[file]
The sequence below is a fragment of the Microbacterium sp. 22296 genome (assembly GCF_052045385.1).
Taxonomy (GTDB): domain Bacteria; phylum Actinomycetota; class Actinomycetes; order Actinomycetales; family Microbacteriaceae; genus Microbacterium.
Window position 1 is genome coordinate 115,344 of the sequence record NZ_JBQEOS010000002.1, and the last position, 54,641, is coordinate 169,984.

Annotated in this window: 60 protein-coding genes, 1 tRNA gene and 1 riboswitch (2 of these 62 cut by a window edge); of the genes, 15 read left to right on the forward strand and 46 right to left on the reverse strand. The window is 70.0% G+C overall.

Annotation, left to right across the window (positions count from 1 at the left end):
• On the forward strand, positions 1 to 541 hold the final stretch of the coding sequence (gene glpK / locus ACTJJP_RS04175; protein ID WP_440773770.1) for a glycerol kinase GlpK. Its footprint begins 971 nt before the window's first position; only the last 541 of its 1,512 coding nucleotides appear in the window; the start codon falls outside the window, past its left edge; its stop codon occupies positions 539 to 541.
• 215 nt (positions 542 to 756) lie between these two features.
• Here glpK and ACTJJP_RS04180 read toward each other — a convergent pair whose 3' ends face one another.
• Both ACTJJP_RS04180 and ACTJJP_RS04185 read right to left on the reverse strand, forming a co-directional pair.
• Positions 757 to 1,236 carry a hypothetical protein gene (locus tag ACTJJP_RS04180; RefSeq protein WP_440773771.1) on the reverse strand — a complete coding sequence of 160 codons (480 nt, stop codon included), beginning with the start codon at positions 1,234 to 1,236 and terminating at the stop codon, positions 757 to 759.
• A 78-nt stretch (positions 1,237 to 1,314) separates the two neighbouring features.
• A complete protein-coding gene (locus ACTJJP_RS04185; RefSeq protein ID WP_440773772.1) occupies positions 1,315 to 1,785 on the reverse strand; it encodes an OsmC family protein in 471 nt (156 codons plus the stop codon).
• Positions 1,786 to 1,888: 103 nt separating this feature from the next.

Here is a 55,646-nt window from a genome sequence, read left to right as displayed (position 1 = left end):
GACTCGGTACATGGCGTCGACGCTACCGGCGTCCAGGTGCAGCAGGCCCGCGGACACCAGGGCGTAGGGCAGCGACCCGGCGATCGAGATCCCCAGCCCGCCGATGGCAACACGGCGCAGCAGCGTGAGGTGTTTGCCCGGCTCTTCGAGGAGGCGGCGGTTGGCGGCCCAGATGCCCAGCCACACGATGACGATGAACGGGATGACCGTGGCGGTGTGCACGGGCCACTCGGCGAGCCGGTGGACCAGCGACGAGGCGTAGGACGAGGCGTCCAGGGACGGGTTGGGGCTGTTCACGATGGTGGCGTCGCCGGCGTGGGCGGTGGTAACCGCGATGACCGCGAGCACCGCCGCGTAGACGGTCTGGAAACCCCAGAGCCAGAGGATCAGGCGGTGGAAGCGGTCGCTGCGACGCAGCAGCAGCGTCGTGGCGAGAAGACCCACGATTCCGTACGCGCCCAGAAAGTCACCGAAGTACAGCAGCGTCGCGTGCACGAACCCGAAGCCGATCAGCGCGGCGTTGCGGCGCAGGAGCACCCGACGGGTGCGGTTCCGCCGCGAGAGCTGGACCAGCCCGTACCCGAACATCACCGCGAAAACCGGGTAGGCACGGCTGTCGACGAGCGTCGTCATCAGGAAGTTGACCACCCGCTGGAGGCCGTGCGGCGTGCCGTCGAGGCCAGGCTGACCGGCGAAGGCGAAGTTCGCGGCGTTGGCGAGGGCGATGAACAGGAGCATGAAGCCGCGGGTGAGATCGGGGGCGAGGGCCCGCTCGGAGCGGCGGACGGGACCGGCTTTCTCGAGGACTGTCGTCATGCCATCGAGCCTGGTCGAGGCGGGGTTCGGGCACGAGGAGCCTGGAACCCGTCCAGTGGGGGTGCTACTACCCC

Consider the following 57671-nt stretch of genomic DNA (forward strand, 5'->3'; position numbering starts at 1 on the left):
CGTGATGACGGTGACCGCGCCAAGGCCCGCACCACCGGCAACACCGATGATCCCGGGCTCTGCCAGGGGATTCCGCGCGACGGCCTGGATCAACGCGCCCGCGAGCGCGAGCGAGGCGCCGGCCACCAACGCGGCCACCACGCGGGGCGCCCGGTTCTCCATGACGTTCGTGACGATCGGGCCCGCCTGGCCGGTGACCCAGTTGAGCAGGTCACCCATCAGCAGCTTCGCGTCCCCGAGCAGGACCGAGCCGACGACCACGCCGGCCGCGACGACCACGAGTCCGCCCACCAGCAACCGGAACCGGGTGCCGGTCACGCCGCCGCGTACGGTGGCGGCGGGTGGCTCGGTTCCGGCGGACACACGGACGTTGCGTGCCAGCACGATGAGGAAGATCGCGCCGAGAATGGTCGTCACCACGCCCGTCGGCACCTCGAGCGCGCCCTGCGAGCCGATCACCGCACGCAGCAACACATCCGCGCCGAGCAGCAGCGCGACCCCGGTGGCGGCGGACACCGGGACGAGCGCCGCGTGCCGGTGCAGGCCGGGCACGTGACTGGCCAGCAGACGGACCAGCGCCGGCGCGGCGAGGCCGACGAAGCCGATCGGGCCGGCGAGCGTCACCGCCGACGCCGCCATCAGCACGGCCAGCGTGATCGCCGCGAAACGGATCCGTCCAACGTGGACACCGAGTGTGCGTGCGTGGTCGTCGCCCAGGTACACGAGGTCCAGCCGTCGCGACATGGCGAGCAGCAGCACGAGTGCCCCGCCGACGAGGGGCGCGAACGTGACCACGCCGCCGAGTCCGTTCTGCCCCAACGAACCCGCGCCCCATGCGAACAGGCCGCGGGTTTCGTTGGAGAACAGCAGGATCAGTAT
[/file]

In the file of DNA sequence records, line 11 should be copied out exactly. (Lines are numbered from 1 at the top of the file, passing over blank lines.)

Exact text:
• A 78-nt stretch (positions 1,237 to 1,314) separates the two neighbouring features.